Kabul uneasy as former warlord Hekmatyar returns after 20 years

Hekmatyar stressed his call for the Taliban to relinquish their arms and join in reconciliation, adding that the time of war and the lifting of arms is over, and it is time for everyone to unite and cooperate for the establishment of security and peace in the country.

Hekmatyar described Taliban as “brothers” and called upon them to join the peace process and “test the peace once” to end the excuse for the presence of foreign forces in Afghanistan.

After more than 20 years, Hekmatyar, who leads the country’s second largest militant group after Taliban, returned to Kabul on Thursday amid tight security. “I call the Taliban “my brother”, good and bad people are among them”.

“I ask the Taliban, do you have the capacity of negotiation with the people and government of Afghanistan”. He is known as the Butcher of Kabul after his forces bombarded the city during the 1990s civil war.

That mistrust has undermined USA and Afghan efforts to defeat a stubborn Taliban insurgency which claims thousands of lives each year, while an offshoot of Islamic State, known locally as “Daesh”, has added to the bloodshed.

The Hizb-i-Islami leader said he had accepted the constitution drawn up following the US-led campaign that ousted the Taliban in 2001, but wanted it amended and said a parliamentary system was not appropriate for Afghanistan.

But his Hezb-i-Islami militant group has been largely inactive in recent years, with its last big attack in Afghanistan, which killed 15 people – including five Americans – in 2013.

Ghani, speaking before Hekmatyar, said the country had taken “a big step” toward peace by signing the agreement with Hekmatyar.

Already Hekmatyar, in his late 60s or early 70s, has signaled that he does not intend to take a back seat, questioning the US -brokered power-sharing agreement between President Ghani and Chief Executive Abdullah Abdullah. But ethnic Tajiks, who back Chief Executive Abdullah Abdullah – Mr Ghani’s former presidential rival and now partner in the national unity government, and the mainly Shia Hazaras – could see the warlord’s return as a worrying sign.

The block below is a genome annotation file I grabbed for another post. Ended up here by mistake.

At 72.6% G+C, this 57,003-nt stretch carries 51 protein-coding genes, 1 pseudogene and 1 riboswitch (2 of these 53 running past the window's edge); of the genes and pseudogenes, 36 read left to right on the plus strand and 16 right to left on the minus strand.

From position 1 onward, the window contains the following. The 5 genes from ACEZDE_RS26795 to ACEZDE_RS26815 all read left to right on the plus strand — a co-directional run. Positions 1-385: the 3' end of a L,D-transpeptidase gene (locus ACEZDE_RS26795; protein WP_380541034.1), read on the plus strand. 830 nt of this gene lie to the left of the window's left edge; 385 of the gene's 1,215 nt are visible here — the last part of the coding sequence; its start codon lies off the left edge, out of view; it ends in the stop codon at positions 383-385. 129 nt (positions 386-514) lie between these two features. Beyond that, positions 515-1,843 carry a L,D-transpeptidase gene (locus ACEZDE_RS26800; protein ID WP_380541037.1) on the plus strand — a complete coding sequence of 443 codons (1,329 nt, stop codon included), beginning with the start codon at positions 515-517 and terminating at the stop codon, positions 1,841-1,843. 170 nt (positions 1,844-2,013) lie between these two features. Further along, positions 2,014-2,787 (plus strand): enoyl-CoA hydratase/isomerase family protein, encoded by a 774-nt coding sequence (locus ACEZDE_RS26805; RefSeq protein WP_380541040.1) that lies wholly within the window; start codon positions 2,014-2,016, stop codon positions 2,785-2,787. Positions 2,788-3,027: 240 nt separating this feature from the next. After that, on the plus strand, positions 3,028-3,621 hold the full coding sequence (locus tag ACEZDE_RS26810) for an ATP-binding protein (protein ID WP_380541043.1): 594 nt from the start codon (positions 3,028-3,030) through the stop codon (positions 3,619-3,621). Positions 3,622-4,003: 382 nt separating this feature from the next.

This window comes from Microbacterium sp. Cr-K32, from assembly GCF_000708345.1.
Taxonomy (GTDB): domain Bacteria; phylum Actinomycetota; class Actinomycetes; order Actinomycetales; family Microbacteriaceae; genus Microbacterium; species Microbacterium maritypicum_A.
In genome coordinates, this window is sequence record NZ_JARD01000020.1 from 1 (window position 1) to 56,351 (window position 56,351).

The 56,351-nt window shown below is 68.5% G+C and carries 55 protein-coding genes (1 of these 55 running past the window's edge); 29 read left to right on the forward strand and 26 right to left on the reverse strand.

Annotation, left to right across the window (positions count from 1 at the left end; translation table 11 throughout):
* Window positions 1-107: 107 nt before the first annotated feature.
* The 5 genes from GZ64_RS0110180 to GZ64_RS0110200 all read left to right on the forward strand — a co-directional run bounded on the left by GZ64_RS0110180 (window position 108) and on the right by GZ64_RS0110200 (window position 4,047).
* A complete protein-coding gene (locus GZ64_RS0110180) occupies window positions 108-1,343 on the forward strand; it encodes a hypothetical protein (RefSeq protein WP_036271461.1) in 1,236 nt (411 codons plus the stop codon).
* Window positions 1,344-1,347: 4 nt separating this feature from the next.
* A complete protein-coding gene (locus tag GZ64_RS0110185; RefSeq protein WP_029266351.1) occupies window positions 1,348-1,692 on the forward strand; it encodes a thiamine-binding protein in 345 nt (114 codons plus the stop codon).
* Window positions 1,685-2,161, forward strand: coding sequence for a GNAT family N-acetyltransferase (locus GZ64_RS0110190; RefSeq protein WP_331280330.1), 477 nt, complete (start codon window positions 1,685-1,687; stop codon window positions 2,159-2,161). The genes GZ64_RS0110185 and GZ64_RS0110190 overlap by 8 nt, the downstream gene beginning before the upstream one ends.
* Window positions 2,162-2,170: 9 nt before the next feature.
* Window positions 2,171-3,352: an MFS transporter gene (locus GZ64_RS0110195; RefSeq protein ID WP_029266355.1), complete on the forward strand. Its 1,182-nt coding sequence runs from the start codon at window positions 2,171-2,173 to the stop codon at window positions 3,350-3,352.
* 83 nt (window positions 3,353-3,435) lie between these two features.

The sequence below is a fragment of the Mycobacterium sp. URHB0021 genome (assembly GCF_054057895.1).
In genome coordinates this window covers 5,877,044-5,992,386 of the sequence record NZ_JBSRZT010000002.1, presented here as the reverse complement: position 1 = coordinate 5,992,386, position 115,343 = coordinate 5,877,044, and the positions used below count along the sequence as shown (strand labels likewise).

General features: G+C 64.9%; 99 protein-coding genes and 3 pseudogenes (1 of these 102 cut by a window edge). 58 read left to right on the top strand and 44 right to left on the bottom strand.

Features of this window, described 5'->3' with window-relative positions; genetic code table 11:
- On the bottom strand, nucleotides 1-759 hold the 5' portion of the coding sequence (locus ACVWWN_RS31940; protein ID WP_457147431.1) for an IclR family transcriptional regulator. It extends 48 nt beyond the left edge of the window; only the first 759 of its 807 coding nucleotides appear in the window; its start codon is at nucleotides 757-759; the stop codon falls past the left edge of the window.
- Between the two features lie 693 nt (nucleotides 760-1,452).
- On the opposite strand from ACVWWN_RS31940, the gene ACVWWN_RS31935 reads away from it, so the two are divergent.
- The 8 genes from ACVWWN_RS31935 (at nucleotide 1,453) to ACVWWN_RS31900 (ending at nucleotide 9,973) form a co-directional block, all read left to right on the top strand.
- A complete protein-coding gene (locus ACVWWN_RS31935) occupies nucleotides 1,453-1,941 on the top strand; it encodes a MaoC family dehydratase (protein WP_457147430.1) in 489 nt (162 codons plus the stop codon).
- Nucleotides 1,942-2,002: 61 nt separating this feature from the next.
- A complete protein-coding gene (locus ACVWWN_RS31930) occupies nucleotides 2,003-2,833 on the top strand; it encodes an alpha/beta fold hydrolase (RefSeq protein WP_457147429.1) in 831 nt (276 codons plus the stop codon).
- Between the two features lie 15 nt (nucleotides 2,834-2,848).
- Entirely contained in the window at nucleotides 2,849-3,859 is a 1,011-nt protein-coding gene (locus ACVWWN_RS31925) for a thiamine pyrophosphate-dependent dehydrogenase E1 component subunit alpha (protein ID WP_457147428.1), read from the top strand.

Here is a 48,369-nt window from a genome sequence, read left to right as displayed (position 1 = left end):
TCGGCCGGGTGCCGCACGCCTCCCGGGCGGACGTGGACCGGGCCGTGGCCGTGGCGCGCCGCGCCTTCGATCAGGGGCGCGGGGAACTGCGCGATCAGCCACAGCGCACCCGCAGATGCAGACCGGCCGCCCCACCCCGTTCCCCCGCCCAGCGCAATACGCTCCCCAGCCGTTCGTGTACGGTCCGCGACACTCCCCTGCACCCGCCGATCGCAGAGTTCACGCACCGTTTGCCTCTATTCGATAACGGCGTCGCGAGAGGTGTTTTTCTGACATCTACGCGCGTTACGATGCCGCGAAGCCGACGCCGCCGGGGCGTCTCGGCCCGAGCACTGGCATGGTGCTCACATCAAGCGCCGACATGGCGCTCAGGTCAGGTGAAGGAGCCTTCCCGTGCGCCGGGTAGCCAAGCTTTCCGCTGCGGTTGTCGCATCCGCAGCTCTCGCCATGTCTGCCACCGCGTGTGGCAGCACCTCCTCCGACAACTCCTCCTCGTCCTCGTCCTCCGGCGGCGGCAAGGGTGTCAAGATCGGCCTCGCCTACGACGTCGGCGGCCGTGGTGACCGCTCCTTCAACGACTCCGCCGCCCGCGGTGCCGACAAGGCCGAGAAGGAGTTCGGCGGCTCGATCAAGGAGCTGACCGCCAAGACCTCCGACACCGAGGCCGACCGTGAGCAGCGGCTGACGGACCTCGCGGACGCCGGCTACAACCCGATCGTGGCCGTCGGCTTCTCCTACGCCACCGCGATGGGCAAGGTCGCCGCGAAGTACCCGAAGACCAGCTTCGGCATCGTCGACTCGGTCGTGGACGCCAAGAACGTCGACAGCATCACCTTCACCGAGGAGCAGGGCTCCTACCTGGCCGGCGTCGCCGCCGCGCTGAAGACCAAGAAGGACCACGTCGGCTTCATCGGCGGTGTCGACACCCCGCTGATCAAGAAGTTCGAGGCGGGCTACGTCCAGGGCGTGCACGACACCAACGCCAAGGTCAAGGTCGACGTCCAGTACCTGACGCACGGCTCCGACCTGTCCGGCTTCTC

Ghani said the Afghans were certain that violence and hostility could not help realize goals of national interest.

Hekmatyar’s convoy, complete with luxury SUVs loaded with heavily armed men, drove nearly 200 kilometers from Nangarhar Province to Kabul on Thursday.

Hekmatyar vowed to fully support the government in Kabul in its efforts to bring peace and stability in the country.

Hekmatyar will address a public gathering at the Ghazi Stadium on Friday, where the Taliban once held public executions.

Hekmatyar arrived in eastern Laghman province over a week ago and since then he has travelled to eastern Nangarhar province.

But he is remembered mostly for his role in the bloody civil war of the 1990s, when the Hezb-e-Islami clashed violently with other mujahideen factions in the struggle for control of Kabul.

The Prime Minister from 1992 to 1996, Hekmatyar’s peace deal was welcomed by the USA and the UN.

Human rights groups were strongly critical of September’s agreement, saying it reinforces a culture of impunity that allows those accused of human rights violations to get away with abuses. Hekmatyar was added to the U.S. Department of State’s global terrorist list in 2003 for his support of al-Qaida.